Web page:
From Shanghai To São Paulo: A Comparative Look At eCommerce In China And Brazil

Zia Daniell Wigder

Over the past few weeks, I spent several days in both China and Brazil speaking with eCommerce executives about the opportunities and challenges in their respective markets. Despite the vastly different market sizes – China’s retail eCommerce market reached $440B in 2014 while Brazil’s came in at $18B – these two countries are similar in that they both dwarf other markets in their regions in terms of online sales.

There are many different ways to look at eCommerce in China vs. Brazil; below are just a few areas in which these markets differ and where they show similarities:

Mobile evolution is at different stages. In China, Alibaba's Q1 2015 results showed mobile to be 51% of GMV across its marketplaces, up from 27% a year ago. In Brazil, by contrast, eCommerce players of all types tend to see lower figures in terms of both GMV and total transactions via mobile. B2W, for example, one of the top players in online retail in Brazil, reported that 16% of orders placed in Q1 2015 were via mobile. As the percentage of mobile revenues grows in both markets, so will expectations of companies’ mobile experiences.    

At Alibaba, overall sales are shifting heavily toward mobile 

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Fitbit IPO: The Road Ahead

Julie Ask

Fitbit made its S1 filing coming off a quarter of astounding growth: $336.8M in revenue – up from $108.8M in Q1 2014. The enterprise generated $48M in net income. Last week we learned it hopes to raise $100M through an IPO. Why would Fitbit IPO now?

There are any number of traditional reasons - raise capital, return money to investors, etc. But what is interesting to debate, however, is the timing of Fitbit’s IPO. Fitbit may have chosen to IPO now so it can:

  • Draft off Apple’s wave. Fitness bands and smart watches have been on the market for years, but sales have been limited – especially for smart watches. Apple’s entry and marketing spend will drive awareness of the category from early adopters on the west coast to mainstream consumers. The tide will lift all boats, as the saying goes.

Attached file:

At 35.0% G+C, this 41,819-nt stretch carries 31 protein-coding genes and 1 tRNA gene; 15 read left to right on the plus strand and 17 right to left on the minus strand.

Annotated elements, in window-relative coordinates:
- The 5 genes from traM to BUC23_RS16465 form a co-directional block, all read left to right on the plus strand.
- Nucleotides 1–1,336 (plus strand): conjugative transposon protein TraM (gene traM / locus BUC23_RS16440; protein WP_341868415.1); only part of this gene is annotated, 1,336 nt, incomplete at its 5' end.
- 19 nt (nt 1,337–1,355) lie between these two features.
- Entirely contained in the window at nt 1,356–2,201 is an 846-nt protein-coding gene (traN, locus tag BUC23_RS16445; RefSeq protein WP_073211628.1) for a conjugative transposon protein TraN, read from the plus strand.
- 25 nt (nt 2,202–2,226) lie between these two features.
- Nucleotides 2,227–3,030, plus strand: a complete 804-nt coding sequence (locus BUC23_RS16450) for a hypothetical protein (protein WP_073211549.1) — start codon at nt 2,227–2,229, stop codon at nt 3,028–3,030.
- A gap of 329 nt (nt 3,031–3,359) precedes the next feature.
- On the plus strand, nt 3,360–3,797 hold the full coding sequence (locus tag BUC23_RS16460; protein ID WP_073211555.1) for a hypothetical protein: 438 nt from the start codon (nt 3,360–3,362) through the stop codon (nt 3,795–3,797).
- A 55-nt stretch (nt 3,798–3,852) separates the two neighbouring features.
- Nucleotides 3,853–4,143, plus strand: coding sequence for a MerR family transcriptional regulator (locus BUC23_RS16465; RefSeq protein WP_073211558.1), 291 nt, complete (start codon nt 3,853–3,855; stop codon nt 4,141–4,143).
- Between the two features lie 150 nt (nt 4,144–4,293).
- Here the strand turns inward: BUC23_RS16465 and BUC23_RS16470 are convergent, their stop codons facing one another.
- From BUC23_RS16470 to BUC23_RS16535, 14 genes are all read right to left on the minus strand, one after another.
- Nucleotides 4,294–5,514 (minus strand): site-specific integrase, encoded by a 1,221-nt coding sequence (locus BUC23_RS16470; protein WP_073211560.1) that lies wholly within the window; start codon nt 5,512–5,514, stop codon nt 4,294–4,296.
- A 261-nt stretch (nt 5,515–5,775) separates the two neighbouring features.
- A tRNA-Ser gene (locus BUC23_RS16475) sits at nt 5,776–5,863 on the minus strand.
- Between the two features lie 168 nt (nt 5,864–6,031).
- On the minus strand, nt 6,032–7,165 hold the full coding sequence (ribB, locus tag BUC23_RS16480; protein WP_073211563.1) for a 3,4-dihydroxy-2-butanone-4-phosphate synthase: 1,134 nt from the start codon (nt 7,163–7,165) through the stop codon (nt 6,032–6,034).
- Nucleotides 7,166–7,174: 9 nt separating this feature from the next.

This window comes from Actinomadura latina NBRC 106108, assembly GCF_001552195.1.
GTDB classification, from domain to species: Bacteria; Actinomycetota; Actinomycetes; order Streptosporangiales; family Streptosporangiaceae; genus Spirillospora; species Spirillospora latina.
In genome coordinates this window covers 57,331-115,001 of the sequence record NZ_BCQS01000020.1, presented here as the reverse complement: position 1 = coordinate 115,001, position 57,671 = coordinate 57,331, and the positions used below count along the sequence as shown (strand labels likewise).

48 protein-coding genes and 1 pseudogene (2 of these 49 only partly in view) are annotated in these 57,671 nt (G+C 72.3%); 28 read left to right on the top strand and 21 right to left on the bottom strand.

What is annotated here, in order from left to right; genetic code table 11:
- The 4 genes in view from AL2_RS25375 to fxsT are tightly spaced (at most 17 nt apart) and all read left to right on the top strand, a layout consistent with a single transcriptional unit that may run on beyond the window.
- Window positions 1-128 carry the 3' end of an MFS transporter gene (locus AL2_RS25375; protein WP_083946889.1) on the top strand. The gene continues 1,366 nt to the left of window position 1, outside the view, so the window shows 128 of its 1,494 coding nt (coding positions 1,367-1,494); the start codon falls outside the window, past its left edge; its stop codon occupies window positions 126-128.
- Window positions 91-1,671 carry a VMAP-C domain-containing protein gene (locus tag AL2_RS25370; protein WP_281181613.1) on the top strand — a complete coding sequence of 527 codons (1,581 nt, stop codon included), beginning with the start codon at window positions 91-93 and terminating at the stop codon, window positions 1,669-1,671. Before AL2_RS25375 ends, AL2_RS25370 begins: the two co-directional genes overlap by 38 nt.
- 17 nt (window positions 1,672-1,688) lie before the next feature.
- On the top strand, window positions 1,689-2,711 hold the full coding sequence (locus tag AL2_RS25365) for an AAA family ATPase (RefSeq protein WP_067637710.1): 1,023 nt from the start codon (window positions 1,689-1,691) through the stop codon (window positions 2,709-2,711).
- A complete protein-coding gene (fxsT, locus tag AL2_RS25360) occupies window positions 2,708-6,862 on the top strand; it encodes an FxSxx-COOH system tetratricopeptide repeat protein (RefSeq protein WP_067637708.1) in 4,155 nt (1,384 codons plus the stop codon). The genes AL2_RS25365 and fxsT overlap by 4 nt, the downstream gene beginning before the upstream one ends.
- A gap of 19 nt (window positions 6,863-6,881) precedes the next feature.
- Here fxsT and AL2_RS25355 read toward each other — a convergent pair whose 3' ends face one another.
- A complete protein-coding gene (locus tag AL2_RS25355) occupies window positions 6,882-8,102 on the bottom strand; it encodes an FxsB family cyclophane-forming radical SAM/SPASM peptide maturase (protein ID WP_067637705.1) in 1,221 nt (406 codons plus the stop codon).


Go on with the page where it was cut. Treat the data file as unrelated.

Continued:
• Raise capital at a possible peak. The smart watch may kill off or stymy the growth of lower end fitness bands. The cameras on early mobile phones were not as good as the digital point and shoot cameras or SLR’s owned by consumers, but a camera on hand is better than the one at home in a drawer or closet. The pedometer and sensors on a smart watch may not measure activity with the same precision as a dedicated device, but it may be good enough for many consumers.
  • Take advantage of a market with few IPO candidates. Few small companies will mature enough – let alone show the financial strength – to take their companies public. Many entrepreneurs are building services that make great features rather than great businesses. Their exit strategy is to sell to a Google, Facebook, Salesforce.com, IBM, Oracle, Microsoft, or SAP.
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Associate Enablement Is The Unsung Hero Of mPOS

Adam Silverman

As far as digital store initiatives go, iron-clad success stories are notoriously hard to come by. Mobile point-of-service (mPOS) is one of the few digital store technologies that has garnered the attention and investment dollars of retail executives—but the return on investment has been nonetheless elusive. Adam Silverman - Forrester - Principal Analyst - mPOSDespite large-scale deployments by a number of leading players (including Nordstrom, Urban Outfitters, and Bloomingdales, among others), key questions such as “will this drive incremental revenue?” and “which use cases deliver the most customer and retailer value?” remain. Our newly published report “The Business Case For mPOS Is Associate Enablement” answers these questions and addresses common opportunities and challenges for eBusiness leaders rolling out an mPOS program. In the report, we find that:

  • Consumers expect digitally-enabled associates to facilitate in-store engagement. Retailers must change their thinking and start to view mPOS as more than just a “mobile cash register.” When shoppers see a store associate armed with a mobile device, they expect to receive contextualized assistance when and where they want it. In addition to ringing up sales in aisle, your associates should be prepared to use their devices to access enterprise inventory, provide product information, and give personalized product recommendations.
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US B2B eCommerce Will Reach $1 Trillion

Susan Wu

B2B eCommerce is growing, and it’s growing quickly. In fact, at Forrester we estimate that it will reach more than $1 trillion in the US by 2020, double the size of B2C eCommerce. B2B buyers are rapidly gearing their researching and purchasing activities toward true digital platforms. B2B sellers are similarly shifting their resources toward providing an eCommerce portal to better reach and engage with their customers.